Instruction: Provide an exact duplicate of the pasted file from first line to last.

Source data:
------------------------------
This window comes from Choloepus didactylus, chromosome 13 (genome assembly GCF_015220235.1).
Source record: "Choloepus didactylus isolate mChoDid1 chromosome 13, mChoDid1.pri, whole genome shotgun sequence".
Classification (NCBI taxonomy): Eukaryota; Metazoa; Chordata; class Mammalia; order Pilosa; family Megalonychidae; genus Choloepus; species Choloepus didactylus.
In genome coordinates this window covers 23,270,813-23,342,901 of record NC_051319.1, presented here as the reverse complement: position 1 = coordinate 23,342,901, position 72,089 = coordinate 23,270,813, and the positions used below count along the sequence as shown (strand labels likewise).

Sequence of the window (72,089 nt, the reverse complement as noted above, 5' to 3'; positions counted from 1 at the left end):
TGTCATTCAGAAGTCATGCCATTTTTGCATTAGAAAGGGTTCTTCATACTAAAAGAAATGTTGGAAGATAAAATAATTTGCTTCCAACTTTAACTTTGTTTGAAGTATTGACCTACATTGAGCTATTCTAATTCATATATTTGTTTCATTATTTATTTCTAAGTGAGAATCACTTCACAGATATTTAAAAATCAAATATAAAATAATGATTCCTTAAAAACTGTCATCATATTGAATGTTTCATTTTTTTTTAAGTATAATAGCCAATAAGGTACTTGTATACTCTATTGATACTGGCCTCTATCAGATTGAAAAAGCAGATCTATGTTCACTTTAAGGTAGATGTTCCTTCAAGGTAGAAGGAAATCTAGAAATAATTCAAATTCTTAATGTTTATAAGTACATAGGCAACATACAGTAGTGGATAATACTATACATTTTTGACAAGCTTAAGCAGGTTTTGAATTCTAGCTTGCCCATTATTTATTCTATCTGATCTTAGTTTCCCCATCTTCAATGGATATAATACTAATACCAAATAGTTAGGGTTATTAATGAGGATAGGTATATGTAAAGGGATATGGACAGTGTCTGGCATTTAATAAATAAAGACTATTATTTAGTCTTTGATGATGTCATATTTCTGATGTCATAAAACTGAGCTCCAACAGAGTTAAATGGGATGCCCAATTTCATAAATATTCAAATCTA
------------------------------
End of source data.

This window comes from Choloepus didactylus, chromosome 13 (genome assembly GCF_015220235.1).
Source record: "Choloepus didactylus isolate mChoDid1 chromosome 13, mChoDid1.pri, whole genome shotgun sequence".
Classification (NCBI taxonomy): Eukaryota; Metazoa; Chordata; class Mammalia; order Pilosa; family Megalonychidae; genus Choloepus; species Choloepus didactylus.
In genome coordinates this window covers 23,270,813-23,342,901 of record NC_051319.1, presented here as the reverse complement: position 1 = coordinate 23,342,901, position 72,089 = coordinate 23,270,813, and the positions used below count along the sequence as shown (strand labels likewise).

Sequence of the window (72,089 nt, the reverse complement as noted above, 5' to 3'; positions counted from 1 at the left end):
TGTCATTCAGAAGTCATGCCATTTTTGCATTAGAAAGGGTTCTTCATACTAAAAGAAATGTTGGAAGATAAAATAATTTGCTTCCAACTTTAACTTTGTTTGAAGTATTGACCTACATTGAGCTATTCTAATTCATATATTTGTTTCATTATTTATTTCTAAGTGAGAATCACTTCACAGATATTTAAAAATCAAATATAAAATAATGATTCCTTAAAAACTGTCATCATATTGAATGTTTCATTTTTTTTTAAGTATAATAGCCAATAAGGTACTTGTATACTCTATTGATACTGGCCTCTATCAGATTGAAAAAGCAGATCTATGTTCACTTTAAGGTAGATGTTCCTTCAAGGTAGAAGGAAATCTAGAAATAATTCAAATTCTTAATGTTTATAAGTACATAGGCAACATACAGTAGTGGATAATACTATACATTTTTGACAAGCTTAAGCAGGTTTTGAATTCTAGCTTGCCCATTATTTATTCTATCTGATCTTAGTTTCCCCATCTTCAATGGATATAATACTAATACCAAATAGTTAGGGTTATTAATGAGGATAGGTATATGTAAAGGGATATGGACAGTGTCTGGCATTTAATAAATAAAGACTATTATTTAGTCTTTGATGATGTCATATTTCTGATGTCATAAAACTGAGCTCCAACAGAGTTAAATGGGATGCCCAATTTCATAAATATTCAAATCTA